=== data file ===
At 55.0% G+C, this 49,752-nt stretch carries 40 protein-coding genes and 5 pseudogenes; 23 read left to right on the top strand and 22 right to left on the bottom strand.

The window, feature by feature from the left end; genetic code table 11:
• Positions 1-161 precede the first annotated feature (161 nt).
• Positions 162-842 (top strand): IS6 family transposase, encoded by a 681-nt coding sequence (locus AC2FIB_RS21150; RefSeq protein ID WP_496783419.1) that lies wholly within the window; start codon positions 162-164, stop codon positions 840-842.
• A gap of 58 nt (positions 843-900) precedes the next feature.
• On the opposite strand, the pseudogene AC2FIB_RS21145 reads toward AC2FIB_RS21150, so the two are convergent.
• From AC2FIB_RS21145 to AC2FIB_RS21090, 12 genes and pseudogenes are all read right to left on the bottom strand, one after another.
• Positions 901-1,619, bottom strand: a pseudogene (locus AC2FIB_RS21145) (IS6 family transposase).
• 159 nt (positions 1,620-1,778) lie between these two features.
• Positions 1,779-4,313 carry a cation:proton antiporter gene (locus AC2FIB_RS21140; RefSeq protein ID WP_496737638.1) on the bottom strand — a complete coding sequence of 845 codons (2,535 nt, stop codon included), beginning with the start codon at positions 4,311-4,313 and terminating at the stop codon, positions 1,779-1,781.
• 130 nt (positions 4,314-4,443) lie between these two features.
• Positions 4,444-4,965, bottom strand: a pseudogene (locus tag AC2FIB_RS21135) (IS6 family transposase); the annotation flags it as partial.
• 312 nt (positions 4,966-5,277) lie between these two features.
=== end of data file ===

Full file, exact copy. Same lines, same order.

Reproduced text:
At 55.0% G+C, this 49,752-nt stretch carries 40 protein-coding genes and 5 pseudogenes; 23 read left to right on the top strand and 22 right to left on the bottom strand.

The window, feature by feature from the left end; genetic code table 11:
• Positions 1-161 precede the first annotated feature (161 nt).
• Positions 162-842 (top strand): IS6 family transposase, encoded by a 681-nt coding sequence (locus AC2FIB_RS21150; RefSeq protein ID WP_496783419.1) that lies wholly within the window; start codon positions 162-164, stop codon positions 840-842.
• A gap of 58 nt (positions 843-900) precedes the next feature.
• On the opposite strand, the pseudogene AC2FIB_RS21145 reads toward AC2FIB_RS21150, so the two are convergent.
• From AC2FIB_RS21145 to AC2FIB_RS21090, 12 genes and pseudogenes are all read right to left on the bottom strand, one after another.
• Positions 901-1,619, bottom strand: a pseudogene (locus AC2FIB_RS21145) (IS6 family transposase).
• 159 nt (positions 1,620-1,778) lie between these two features.
• Positions 1,779-4,313 carry a cation:proton antiporter gene (locus AC2FIB_RS21140; RefSeq protein ID WP_496737638.1) on the bottom strand — a complete coding sequence of 845 codons (2,535 nt, stop codon included), beginning with the start codon at positions 4,311-4,313 and terminating at the stop codon, positions 1,779-1,781.
• 130 nt (positions 4,314-4,443) lie between these two features.
• Positions 4,444-4,965, bottom strand: a pseudogene (locus tag AC2FIB_RS21135) (IS6 family transposase); the annotation flags it as partial.
• 312 nt (positions 4,966-5,277) lie between these two features.